- Use Green Listed to extract gRNAs that target your list of selected genes. Start by choosing which “Reference Library” you’d like to use in your screen. Currently, eleven published libraries are embedded. These were kindly donated by six different research constellations: Doench/Root (2), Zhang (3), Wu (4), Yusa (5), Wang/Lander/Sabatini (6), and Chari/Mali/Church (7). These reference libraries contain multiple gRNAs targeting all genes in the indicated species and were suggested to be the best gRNAs by the depositing lab. The different labs use different algorithms to calculate which would be the best gRNAs. Interestingly, the libraries do not overlap much, showing that we are far from consensus on optimal gRNA design. With Green Listed you can also easily extract gRNAs for the same gene from several libraries, and identify those overlapping gRNAs that have been “green listed” by several algorithms. Please read the “Detailed Information” text linked to each reference library before using them to understand how they are set up. Using the “User Upload” alternative, you furthermore have the option to upload your own favorite Reference Library, for example related to strategies beyond SpCas9, or species not currently included in Green Listed.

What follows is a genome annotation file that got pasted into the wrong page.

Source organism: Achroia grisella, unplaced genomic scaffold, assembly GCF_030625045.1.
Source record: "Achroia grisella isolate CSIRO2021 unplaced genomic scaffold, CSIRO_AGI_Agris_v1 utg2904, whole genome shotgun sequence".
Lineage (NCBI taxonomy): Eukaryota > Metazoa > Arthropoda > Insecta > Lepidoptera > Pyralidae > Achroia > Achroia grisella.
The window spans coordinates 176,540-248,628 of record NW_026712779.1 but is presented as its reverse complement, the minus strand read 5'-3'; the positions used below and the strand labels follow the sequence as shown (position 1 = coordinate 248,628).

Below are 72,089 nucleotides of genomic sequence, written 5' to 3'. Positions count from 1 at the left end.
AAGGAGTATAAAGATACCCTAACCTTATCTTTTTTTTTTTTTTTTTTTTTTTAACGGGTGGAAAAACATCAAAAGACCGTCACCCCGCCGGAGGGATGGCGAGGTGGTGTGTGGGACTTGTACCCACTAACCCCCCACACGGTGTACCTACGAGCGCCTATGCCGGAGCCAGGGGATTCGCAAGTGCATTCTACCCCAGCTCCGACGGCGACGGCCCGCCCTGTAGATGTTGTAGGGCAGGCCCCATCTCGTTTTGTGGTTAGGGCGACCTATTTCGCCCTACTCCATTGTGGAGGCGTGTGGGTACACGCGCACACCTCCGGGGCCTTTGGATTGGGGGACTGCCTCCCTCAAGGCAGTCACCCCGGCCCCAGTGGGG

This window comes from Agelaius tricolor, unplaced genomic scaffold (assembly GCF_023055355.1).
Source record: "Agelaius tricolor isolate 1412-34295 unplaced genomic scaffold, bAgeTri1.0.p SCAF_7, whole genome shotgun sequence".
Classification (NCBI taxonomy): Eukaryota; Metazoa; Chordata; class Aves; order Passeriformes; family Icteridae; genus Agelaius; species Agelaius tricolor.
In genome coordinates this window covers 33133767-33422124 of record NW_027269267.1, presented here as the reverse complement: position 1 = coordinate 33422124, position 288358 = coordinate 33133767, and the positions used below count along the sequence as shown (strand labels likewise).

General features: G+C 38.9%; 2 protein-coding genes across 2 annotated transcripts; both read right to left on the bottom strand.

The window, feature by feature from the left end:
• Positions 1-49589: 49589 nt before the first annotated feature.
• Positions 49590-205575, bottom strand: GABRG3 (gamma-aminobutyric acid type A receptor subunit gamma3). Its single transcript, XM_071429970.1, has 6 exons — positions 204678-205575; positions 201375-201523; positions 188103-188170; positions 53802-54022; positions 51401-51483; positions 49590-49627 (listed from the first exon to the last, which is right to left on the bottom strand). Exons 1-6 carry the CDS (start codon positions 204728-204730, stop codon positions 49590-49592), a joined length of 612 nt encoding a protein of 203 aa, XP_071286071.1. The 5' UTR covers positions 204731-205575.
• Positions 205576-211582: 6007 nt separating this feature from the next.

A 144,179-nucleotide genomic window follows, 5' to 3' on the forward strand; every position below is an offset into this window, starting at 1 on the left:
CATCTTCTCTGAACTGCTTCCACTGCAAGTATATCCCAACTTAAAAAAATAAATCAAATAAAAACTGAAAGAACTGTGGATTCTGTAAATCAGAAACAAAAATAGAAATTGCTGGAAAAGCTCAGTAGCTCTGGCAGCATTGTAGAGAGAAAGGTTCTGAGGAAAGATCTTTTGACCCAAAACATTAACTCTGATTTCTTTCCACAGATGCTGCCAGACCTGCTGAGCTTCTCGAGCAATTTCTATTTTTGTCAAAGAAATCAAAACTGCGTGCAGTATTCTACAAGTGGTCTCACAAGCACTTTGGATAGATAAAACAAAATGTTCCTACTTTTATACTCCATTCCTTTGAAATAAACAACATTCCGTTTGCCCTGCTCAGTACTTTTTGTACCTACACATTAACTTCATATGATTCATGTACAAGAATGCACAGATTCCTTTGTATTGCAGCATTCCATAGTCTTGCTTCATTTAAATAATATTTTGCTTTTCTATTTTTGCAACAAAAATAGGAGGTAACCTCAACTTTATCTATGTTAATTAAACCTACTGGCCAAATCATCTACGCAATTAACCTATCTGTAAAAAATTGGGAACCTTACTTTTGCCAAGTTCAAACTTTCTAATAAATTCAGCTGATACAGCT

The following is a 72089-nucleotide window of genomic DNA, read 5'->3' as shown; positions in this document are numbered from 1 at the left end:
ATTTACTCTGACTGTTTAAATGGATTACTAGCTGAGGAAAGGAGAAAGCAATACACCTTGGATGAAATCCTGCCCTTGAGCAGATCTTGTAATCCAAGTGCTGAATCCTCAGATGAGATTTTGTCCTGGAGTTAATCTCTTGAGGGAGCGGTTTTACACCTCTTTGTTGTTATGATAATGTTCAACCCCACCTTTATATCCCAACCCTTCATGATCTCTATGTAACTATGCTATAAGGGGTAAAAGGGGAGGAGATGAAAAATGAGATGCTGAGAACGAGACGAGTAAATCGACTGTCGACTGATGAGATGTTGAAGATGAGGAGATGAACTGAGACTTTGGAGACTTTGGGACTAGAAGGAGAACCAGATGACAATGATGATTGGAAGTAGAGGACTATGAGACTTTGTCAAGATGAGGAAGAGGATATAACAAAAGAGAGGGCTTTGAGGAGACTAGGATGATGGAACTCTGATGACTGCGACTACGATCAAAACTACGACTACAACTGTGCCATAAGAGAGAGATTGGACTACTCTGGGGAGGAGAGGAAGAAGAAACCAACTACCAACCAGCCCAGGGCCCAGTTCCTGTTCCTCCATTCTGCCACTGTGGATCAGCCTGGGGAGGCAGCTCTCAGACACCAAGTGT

- Provide the list of genes you want to target with your screen in the “Input” box.
- Choose from different “Options”, including adding adapter sequences for cloning purposes.
- Press run and wait for the generation of an output folder containing several files. These include:
Output: A text file containing full information about the suggested gRNAs to use, including all information provided in the original reference library, as well as GC%, reverse compliment sequences, and more.
Output_Compact: A text file that describes which genes were included, and how many gRNAs were identified for each gene. This file can be used to rapidly get an overview of the list of gRNAs generated.